A Seattle man who pleaded guilty to punching federal police officers after storming the U.S. Capitol with a pro-Trump mob last year was sentenced Thursday to six months in prison – 21 months less than what prosecutors had sought.
Mark Jefferson Leffingwell, 52 — a former member of the Washington National Guard — appeared by video from Seattle for his sentencing before U.S. District Court Judge Amy B. Jackson in the District of Columbia.
“You punched the first officer and then you punched another officer who was trying to restrain you,” Jackson said. “More than one punch, more than one officer. It was wrong, it was unconscionable, and I think you know that.”
Still, Jackson took into account Leffingwell’s military service, family situation and lack of criminal history when formulating what she called “one of the most difficult” decisions she’s made for a criminal sentence. The prison term she gave Leffingwell came in well under the 24- to 30-month range in federal guidelines outlined in the prosecution’s sentencing memorandum.
Leffingwell, a disabled combat veteran and married father of two sons, told the judge before she imposed the sentence he was “embarrassed and ashamed of myself for what happened.”
“It was not something that I planned to do,” he added. “And looking back on it, it’s just a nightmare. … I wish I could go back and make it not happen.”
As part of his sentence, Leffingwell must also pay $2,000 in restitution and serve 24 months of supervised probation and perform community service upon release. The judge’s sentence allows him to voluntarily surrender at a date to be determined for incarceration at the Federal Detention Center in SeaTac.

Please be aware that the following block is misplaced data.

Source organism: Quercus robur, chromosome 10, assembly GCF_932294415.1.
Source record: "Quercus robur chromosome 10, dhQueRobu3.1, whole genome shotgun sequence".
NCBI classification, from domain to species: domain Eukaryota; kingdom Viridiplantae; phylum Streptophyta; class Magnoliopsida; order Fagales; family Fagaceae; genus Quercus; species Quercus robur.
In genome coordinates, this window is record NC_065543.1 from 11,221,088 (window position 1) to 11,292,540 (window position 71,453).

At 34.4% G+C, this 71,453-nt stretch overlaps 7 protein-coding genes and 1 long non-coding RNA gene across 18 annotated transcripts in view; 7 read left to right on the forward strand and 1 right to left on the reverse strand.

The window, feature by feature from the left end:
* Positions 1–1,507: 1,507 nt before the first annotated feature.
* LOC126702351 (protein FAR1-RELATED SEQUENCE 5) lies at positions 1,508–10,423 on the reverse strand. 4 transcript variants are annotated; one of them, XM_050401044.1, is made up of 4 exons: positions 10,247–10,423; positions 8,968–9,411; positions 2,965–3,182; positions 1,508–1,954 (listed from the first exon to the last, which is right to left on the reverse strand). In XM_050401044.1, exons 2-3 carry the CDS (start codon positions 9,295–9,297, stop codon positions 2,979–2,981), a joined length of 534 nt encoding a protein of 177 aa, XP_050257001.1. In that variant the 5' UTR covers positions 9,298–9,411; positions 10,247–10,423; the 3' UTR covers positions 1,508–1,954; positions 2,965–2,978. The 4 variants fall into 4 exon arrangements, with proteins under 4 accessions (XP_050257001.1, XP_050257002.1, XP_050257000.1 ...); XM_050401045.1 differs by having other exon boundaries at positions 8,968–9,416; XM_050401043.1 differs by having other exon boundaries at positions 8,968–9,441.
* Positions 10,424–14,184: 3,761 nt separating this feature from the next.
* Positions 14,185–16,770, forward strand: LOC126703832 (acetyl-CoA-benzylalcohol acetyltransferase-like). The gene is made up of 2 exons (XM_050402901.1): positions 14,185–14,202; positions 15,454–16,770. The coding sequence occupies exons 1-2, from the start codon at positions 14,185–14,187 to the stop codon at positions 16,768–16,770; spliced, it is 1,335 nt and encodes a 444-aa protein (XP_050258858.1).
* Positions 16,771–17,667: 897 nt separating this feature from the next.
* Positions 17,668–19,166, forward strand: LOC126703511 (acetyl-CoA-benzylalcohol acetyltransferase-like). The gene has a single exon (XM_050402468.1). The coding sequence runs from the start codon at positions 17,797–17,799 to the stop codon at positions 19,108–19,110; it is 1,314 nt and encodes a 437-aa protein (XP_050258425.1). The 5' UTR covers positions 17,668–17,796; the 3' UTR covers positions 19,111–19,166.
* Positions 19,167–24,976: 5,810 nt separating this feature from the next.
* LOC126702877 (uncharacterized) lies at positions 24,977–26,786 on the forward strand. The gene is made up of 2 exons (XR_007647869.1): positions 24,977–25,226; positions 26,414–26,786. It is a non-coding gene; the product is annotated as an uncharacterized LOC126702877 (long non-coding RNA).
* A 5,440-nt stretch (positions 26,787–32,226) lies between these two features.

Leffingwell, who was arrested inside the Capitol, was the first of at least a dozen Washington state residents to be charged in connection with the Jan. 6, 2021, siege led by supporters of then-President Donald Trump intent on disrupting Congress’ certification of Joe Biden’s election as president.
He initially was charged in a criminal complaint with counts of assaulting a federal officer, entering or remaining in a restricted building and disorderly conduct. A grand jury’s indictment later added four additional charges, including a second assault count, violent entry into a Capitol building, being involved in an act of violence in a Capitol building and felony civil disobedience.
Leffingwell ultimately pleaded guilty in September to a single count of assaulting a federal officer under a plea arrangement. He faced a maximum sentence of up to eight years in prison.
Leffingwell, a resident of Seattle’s Wedgwood neighborhood, served in the Washington National Guard from 2005 to 2009 and deployed with the 81st Brigade to Iraq. He was honorably discharged in 2009 and, according to federal court records and prosecutors, is on disability due to a combat-related traumatic brain injury.
“Leffingwell, a military veteran who once defended the Constitution from all enemies, foreign and domestic, willingly betrayed his nation and became an enemy of the United States on January 6,” federal prosecutors wrote in their sentencing memo, which recommended that Leffingwell receive a 27-month prison sentence.